I pause as I reach the kitchen sink, my attention caught by the view of the city outside the open window. A light breeze flicks past me, cooling my naked body. I continue to stare, the lights dotting the skyline reminding me how alive this place is. Hopefully, soon I will be in charge of all that’s before me.
I looked over at the other side and found Kara’s mother, dressed all in black with a thin, black veil over her face. She raised it slightly and glared at me. My mother cleared her throat, and she looked over at her, her face turning pale when she saw Mother staring at her. She looked away and dropped the veil. I couldn’t help but grin. No one messed with Hera’s children.
“I think you need to look at this from her mother’s point of view, Nike. Ever since she met me, Kara has been kidnapped twice and had to kill a minotaur. Her life has been in almost constant danger. If you were in her mother’s shoes, would you want your daughter to associate with someone like that?”
Dear lords and majestic ladies, I humbly thank you for the bounty I received today. Thank you, that I, a humble servant, may bring honor to you all. Thank you, Nike, for this victorious day. My family will eat and thrive because of you.
“You were so afraid of tarnishing your wings, of going dark.” She stroked my wings. “You have seen too many of the deities fall from grace, failing time and time again. They pit themselves against each other, feuding and divided. You lived in constant fear of being tossed from the mountain, and so you did everything to be the perfect daughter and example of what a goddess should be.
I got up and took my time to make myself another tea, giving everyone a break to chat or stretch or absorb the story. I turned and looked around the room at the gathering of gods and goddesses and felt a sense of pride.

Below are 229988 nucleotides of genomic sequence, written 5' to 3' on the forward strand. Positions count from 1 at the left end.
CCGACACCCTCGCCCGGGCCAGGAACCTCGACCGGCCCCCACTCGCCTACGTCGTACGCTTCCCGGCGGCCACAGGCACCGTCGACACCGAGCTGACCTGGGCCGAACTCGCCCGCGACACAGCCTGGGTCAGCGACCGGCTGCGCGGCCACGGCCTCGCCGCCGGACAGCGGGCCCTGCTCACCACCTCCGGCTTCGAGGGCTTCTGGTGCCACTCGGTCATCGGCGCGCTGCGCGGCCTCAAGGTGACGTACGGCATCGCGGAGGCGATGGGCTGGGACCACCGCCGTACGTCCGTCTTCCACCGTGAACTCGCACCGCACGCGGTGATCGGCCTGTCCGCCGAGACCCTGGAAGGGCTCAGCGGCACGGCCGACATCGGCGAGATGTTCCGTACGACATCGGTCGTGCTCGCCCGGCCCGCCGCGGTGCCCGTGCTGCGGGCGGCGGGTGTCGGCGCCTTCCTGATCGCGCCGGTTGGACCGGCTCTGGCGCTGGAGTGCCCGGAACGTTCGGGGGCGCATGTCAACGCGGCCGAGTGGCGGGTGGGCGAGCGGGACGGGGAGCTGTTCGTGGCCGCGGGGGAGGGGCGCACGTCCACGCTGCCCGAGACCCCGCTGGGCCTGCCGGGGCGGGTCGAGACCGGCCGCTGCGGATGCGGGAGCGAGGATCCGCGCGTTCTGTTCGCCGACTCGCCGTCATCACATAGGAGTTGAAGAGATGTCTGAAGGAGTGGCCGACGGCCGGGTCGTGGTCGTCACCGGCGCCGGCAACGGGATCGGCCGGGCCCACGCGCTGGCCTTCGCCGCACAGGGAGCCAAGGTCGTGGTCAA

I looked at Mini. Concentrating on her, I could see the joy, the happiness of my youth. I could feel the love that was in our family, and the sheer peacefulness that was childhood. Then a cloud came over Mini, a small sadness. I saw something no child should ever witness.
Everyone laughed. Why would a goddess take anything a mortal does seriously? “At one point, fairly early on, Alcaeus fashioned a net of sorts to try and catch the hind. It was only out of sheer dumb luck that one night, while he slept, the hind stumbled across the net and got trapped. Its cries woke Alcaeus.”
All three of us walked on in silence for a while. We were caught up in our thoughts, remembering these horrid things that I couldn’t fix or do over. I felt defeated, even more now that I saw all I could have prevented. It was a shame I would forever carry.
The sun was warm, and the air smelled of the sea. I knew this place. It was the hill above my childhood home. The grasses were green, and the bougainvillea was in full bloom. The air was crisp and a mist of sea salt was on the breeze.
It was only a dream. I turned back to the sea and sat on the ground, bringing my knees to my chest. My wings opened, and I wrapped them around myself. It started to rain, which seemed fitting. I wiped at my face, trying to clear the hurt and sorrow I felt at the loss of something, no, someone so dear to me.
I shared how the party was like most gatherings until the chanting started and the mirrors glowed. Fresh memories flooded my mind, and I told them about him. The one I loved, or she loved, I didn’t know. I explained the passion between us and how it made me feel.